?

Log in

No account? Create an account

Previous Entry | Next Entry

5.-6. Farewell to the Discworld

Still working my way through 2016 book reviews... I wouldn't even call these reviews, really - more just notes on my personal reading experience. Anyway, here they are.


5. Terry Pratchett (2010), I Shall Wear Midnight

This is the book I was reading when Mum died. I mean, not at that literal moment (I believe I was actually scrolling through Facebook when the phonecall came), but I was gradually working my way through it at the time. It, and The Shepherd's Crown had been lent to me by a local friend who knew about the situation, and thought some nice Terry Pratchett would be just what I needed t take my head out of it, and he was right on the whole. I knew of course that The Shepherd's Crown contained Major Character Death, so remember consciously thinking that that one might be best avoided right while I was experiencing the death of a close loved one for myself. But of course I Shall Wear Midnight also covers the death of the elderly Baron, including scenes of Tiffany providing (magical) palliative care for him beforehand, and pre-empting the decay of his body by pulling all of the heat out of a stone slab so that acts like a refrigerator afterwards. So that was all a little surreal to read while my Mum lay in a hospice and then a funeral parlour, although overall the effect was more comforting than upsetting. Death is a major recurring character in the Discworld stories precisely because he is unavoidable and universal, and it was not the worst thing to be reminded that my experiences were far from unique at that time. As for the rest of the story, it was enjoyable and non-demanding, which is exactly what I wanted from it, and I particularly liked meeting Eskarina Smith again, and seeing how awesome and accomplished she had gone on to become since we last saw her in Equal Rites.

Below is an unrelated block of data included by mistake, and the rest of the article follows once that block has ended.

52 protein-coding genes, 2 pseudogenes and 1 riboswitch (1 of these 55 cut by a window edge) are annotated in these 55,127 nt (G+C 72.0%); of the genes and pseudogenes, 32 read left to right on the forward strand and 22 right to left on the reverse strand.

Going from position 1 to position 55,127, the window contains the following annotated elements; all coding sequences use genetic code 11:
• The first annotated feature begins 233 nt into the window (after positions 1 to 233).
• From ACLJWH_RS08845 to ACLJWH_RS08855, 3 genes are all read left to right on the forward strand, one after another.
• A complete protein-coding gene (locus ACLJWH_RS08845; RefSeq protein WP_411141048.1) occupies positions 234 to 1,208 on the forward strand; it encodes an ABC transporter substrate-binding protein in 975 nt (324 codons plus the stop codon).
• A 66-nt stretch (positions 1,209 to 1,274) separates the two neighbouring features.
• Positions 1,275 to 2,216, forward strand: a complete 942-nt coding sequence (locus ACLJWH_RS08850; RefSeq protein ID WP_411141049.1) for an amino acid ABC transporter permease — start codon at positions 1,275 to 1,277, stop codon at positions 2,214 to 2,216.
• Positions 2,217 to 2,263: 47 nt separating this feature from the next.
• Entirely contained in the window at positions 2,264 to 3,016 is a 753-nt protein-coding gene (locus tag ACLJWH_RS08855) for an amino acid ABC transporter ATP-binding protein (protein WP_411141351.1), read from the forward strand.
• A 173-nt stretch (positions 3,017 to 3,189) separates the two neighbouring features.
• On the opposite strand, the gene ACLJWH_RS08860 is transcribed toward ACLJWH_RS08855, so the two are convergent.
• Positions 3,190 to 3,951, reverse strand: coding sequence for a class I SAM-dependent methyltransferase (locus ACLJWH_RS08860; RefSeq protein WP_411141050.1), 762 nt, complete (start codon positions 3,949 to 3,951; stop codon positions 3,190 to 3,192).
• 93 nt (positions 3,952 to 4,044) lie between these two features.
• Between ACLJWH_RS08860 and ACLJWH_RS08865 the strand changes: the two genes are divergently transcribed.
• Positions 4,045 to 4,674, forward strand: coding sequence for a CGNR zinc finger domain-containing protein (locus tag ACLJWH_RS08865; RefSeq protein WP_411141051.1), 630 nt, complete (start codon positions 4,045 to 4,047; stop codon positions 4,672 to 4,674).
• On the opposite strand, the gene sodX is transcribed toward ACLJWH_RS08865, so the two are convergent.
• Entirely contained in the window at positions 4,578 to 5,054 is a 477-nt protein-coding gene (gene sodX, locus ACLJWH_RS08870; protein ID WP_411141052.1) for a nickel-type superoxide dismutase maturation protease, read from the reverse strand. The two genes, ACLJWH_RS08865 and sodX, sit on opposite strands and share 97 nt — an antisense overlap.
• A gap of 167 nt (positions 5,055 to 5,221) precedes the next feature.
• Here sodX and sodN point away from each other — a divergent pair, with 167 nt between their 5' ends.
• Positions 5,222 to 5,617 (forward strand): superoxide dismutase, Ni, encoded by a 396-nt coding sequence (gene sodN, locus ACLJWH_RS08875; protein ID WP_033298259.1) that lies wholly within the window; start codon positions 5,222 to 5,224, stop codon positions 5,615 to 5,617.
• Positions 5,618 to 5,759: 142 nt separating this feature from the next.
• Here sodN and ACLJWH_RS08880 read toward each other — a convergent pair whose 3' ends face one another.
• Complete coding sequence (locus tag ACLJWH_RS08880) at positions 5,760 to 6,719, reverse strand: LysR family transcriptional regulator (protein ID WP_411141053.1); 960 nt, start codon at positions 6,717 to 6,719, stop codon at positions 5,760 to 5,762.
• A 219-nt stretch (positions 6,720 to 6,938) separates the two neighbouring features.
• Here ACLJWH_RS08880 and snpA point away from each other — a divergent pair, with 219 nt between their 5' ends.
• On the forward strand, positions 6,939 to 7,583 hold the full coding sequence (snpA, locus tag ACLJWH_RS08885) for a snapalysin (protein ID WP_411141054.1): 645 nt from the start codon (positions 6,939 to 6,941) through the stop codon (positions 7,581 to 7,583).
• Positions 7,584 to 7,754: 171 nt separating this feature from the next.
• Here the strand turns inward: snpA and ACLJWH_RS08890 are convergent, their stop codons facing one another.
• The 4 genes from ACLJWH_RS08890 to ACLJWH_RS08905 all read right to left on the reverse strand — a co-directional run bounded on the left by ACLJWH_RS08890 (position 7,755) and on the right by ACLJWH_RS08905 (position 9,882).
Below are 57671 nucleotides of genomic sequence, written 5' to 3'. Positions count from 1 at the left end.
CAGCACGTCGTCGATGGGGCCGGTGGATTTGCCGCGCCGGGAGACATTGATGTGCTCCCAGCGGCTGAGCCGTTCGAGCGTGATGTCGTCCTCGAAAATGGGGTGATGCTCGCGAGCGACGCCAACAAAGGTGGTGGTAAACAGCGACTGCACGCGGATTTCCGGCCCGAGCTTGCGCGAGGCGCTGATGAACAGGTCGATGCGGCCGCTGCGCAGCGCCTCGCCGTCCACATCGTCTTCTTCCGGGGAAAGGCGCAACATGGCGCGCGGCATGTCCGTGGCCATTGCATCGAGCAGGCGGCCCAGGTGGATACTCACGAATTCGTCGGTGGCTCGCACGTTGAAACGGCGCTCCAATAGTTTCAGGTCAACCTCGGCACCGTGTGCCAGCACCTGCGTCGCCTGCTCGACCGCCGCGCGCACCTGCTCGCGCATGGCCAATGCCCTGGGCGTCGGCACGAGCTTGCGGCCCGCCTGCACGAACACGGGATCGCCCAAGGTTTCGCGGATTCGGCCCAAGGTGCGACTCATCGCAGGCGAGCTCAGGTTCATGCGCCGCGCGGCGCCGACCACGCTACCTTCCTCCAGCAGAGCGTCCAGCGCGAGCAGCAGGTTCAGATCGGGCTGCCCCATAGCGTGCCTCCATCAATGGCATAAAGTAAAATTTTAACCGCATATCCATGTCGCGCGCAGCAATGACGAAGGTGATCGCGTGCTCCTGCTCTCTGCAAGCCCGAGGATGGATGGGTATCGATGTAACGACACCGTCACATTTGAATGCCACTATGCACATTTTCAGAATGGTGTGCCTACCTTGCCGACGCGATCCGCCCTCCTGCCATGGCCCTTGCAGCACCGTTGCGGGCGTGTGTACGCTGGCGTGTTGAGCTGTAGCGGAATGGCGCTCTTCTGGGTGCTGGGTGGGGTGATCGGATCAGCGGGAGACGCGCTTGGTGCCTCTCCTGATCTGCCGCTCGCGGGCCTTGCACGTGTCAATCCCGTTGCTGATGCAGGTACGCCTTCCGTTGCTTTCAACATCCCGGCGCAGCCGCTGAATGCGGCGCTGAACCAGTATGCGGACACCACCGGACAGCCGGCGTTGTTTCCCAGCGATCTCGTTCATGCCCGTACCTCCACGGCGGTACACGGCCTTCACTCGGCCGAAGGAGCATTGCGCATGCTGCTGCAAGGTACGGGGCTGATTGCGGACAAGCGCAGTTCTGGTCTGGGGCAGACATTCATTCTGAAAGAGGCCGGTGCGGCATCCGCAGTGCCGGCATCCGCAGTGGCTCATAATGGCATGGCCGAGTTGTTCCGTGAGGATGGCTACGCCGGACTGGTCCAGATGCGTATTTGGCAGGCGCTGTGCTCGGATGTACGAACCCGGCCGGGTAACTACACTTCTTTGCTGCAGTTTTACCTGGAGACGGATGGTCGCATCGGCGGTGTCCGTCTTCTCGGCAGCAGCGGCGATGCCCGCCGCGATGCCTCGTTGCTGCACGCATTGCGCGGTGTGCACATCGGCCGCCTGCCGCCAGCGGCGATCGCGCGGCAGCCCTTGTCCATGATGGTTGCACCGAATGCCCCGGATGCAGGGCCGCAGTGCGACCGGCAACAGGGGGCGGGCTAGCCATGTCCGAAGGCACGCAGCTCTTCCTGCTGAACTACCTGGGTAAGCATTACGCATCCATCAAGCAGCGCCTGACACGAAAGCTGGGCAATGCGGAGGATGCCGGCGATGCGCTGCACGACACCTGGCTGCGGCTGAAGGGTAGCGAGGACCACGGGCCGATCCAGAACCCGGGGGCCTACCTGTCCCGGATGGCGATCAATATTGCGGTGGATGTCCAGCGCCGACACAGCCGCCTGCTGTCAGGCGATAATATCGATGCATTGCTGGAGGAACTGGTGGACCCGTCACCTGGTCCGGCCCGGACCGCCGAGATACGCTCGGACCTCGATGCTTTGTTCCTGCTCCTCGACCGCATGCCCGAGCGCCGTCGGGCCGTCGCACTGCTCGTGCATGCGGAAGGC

6. Terry Pratchett (2015), The Shepherd's Crown

So yeah, then I went straight on to read this, knowing of course about Granny Weatherwax. Being forewarned meant I didn't find it particularly upsetting, and indeed the way Pratchett has always set up the relationship between witches and death meant that it was very matter-of-fact and unsentimentalised. She knew it was coming, she accepted it, she planned for it, and so it went. I was slighly surprised that it came so early in the story, but again that fitted Pratchett's deliberately unsentimentalising approach – it was never meant to be a dramatic and terrible death which came in the midst of a fight against evil (like, say, Fred Weasley's death in Harry Potter), but an ordinary everyday death, of the kind which is just part of life. Meanwhile, I was pleased for Tiffany that she inherited Granny Weatherwax's patch, which seemed a fitting honour, and liked the storyline about her struggling to cover both that and the Chalk, as well as the eventual resolution where she decides that she needs to concentrate on the Chalk after all. And I loved having the elves back, who are just so beautifully evil – absolutely my kind of malignant magical creatures. Generally a very good read.


Dreamwidth version | comment count unavailablecomments | Leave a comment

Latest Month

May 2018
S M T W T F S
  12345
6789101112
13141516171819
20212223242526
2728293031  

Tags

Powered by LiveJournal.com
Designed by chasethestars